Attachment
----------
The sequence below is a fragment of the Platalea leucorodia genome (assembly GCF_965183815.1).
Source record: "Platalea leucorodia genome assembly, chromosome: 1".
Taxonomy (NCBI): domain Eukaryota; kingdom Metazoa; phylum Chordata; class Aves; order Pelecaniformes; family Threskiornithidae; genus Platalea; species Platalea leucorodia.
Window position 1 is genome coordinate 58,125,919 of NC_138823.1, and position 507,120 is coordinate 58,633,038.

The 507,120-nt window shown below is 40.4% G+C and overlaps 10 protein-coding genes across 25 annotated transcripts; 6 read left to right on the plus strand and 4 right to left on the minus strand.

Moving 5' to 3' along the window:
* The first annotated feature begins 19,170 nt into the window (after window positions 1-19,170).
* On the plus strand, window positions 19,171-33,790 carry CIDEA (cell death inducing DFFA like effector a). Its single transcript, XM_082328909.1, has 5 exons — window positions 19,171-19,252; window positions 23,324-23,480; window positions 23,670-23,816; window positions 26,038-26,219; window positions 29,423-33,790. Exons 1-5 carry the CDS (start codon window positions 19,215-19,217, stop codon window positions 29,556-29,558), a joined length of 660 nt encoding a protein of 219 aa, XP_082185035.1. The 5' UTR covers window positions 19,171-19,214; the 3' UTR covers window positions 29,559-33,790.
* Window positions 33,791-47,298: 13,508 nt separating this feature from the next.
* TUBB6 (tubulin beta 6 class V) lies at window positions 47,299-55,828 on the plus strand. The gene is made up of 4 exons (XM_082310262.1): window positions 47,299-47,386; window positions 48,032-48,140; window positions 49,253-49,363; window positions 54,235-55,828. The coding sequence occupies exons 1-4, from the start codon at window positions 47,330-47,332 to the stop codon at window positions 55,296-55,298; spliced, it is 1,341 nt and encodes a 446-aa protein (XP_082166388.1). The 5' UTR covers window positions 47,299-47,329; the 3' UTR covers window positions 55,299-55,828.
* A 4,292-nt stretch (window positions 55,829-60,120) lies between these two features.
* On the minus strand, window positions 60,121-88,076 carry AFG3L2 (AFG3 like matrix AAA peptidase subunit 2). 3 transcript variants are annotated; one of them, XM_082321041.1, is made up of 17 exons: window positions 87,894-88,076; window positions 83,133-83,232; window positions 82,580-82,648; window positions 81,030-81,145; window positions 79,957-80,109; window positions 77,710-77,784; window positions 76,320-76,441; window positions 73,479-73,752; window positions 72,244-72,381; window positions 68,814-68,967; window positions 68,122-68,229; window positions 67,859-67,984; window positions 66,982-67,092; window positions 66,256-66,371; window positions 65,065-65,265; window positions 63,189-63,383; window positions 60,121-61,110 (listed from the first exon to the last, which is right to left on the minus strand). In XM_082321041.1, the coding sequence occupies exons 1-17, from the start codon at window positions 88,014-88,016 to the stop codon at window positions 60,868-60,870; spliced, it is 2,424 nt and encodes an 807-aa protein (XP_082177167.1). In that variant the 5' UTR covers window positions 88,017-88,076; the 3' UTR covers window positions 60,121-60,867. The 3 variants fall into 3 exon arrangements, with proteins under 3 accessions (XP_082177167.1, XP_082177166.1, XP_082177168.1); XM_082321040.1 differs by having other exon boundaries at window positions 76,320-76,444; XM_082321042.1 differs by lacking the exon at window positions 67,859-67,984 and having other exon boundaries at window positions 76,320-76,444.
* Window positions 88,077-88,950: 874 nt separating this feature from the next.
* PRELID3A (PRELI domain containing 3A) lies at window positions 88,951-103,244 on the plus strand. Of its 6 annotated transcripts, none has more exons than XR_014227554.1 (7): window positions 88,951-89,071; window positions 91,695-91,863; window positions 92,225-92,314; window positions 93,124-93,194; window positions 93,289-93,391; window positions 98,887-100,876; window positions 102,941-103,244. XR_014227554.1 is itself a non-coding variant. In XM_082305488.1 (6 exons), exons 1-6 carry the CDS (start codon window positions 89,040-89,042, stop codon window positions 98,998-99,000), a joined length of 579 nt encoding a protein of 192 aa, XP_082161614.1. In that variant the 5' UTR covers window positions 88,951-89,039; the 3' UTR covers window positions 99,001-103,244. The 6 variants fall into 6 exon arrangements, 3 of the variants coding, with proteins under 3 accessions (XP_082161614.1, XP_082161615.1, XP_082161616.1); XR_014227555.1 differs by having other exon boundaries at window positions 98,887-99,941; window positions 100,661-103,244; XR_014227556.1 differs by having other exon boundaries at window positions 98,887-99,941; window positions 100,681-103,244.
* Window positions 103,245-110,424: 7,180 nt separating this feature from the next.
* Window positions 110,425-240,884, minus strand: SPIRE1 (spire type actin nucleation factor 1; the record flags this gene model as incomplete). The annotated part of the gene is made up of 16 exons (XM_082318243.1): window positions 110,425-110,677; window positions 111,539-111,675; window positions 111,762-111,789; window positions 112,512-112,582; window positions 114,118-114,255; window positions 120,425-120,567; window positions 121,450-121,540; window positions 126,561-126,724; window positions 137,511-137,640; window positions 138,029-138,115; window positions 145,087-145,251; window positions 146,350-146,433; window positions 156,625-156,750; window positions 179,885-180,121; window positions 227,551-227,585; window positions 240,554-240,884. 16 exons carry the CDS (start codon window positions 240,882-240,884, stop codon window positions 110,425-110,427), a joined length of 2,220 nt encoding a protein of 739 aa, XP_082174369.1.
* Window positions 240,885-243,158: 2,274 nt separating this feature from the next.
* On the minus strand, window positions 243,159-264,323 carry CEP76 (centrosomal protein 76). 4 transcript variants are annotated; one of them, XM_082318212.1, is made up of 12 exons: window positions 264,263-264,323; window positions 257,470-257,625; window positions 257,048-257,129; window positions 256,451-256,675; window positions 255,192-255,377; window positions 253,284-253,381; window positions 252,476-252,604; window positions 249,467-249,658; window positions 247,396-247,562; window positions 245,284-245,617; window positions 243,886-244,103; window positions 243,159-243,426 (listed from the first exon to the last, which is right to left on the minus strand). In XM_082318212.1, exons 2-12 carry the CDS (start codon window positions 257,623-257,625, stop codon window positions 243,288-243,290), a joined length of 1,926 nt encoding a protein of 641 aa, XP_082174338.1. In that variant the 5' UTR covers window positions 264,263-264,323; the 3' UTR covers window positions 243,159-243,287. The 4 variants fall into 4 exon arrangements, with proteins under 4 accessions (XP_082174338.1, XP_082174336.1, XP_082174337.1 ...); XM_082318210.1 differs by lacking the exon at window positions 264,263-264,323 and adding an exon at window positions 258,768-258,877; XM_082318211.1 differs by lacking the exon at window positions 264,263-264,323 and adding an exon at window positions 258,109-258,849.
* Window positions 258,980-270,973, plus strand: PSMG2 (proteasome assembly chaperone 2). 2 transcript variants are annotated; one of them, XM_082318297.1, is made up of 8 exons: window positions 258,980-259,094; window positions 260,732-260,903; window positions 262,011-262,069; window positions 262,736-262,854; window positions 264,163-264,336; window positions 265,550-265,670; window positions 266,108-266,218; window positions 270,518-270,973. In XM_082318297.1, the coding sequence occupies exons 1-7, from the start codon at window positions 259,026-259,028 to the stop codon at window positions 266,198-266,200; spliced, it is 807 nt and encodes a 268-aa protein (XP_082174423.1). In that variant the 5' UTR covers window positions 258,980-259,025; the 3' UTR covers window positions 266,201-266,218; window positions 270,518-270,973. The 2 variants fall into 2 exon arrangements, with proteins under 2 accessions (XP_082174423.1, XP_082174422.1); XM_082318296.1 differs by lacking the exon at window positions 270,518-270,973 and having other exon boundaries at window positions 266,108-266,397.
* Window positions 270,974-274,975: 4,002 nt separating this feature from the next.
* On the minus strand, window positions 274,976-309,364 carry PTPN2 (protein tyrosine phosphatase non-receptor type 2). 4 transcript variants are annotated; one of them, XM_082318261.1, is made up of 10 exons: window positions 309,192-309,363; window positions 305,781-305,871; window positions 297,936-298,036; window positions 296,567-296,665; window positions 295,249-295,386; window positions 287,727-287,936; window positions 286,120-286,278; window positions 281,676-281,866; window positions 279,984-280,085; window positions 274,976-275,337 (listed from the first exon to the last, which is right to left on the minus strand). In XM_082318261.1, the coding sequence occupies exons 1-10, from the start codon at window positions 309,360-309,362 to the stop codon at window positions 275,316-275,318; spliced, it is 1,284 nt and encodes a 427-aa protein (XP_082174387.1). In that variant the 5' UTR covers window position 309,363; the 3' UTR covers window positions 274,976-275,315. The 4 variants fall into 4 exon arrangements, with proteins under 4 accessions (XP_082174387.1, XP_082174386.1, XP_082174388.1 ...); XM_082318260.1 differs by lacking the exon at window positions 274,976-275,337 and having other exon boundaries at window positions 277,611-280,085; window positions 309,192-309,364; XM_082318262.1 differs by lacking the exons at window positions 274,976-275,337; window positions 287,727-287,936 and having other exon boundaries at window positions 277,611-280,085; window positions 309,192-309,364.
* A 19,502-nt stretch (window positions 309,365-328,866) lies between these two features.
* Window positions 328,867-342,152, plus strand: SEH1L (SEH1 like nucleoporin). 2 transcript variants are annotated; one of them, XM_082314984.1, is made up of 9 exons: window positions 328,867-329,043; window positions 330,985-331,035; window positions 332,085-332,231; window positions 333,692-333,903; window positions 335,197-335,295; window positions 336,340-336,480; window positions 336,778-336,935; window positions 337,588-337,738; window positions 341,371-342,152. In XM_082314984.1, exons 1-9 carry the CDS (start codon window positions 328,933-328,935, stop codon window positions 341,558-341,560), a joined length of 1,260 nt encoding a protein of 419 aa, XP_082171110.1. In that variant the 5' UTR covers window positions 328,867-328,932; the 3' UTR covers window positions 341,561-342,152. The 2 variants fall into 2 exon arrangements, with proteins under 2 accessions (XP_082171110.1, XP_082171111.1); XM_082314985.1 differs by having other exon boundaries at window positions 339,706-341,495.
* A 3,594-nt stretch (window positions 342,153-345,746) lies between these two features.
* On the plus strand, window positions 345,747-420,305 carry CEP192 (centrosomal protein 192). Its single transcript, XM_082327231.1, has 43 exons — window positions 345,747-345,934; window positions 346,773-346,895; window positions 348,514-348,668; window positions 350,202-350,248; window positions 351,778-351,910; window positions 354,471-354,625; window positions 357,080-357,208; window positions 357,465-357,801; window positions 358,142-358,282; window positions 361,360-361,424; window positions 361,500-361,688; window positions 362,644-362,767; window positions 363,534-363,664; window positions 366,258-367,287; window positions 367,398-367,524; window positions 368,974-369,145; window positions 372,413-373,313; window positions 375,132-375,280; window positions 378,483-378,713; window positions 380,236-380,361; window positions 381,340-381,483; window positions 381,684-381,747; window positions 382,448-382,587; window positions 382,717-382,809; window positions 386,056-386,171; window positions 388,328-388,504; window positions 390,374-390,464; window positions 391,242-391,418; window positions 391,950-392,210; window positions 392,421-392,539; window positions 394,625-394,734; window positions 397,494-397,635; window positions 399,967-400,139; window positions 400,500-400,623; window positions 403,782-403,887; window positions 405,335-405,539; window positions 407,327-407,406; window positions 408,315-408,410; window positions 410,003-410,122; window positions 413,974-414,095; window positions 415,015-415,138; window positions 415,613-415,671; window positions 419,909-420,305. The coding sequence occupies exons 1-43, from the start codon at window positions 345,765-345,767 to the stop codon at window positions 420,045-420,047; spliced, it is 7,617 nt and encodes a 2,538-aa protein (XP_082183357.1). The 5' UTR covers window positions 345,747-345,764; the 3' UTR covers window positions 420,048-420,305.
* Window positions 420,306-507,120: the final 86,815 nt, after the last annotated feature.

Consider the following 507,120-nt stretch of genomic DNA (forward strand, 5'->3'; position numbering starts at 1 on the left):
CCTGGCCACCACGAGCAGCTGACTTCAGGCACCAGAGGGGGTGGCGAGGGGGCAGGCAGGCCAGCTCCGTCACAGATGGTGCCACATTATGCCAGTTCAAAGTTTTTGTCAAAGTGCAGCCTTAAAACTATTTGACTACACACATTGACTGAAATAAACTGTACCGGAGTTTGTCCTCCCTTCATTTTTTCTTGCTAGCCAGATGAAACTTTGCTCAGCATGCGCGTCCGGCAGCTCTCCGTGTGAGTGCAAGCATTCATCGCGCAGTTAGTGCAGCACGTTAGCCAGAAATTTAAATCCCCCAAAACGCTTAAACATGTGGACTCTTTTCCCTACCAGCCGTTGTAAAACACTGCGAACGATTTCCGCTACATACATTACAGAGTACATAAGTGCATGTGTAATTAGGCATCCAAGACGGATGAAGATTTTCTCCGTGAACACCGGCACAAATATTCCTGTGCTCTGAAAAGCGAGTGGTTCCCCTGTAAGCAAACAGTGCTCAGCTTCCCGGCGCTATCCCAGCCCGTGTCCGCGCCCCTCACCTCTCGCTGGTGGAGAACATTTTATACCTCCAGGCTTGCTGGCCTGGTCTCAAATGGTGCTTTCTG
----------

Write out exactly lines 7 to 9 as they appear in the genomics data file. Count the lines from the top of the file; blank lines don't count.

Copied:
* The first annotated feature begins 19,170 nt into the window (after window positions 1-19,170).
* On the plus strand, window positions 19,171-33,790 carry CIDEA (cell death inducing DFFA like effector a). Its single transcript, XM_082328909.1, has 5 exons — window positions 19,171-19,252; window positions 23,324-23,480; window positions 23,670-23,816; window positions 26,038-26,219; window positions 29,423-33,790. Exons 1-5 carry the CDS (start codon window positions 19,215-19,217, stop codon window positions 29,556-29,558), a joined length of 660 nt encoding a protein of 219 aa, XP_082185035.1. The 5' UTR covers window positions 19,171-19,214; the 3' UTR covers window positions 29,559-33,790.
* Window positions 33,791-47,298: 13,508 nt separating this feature from the next.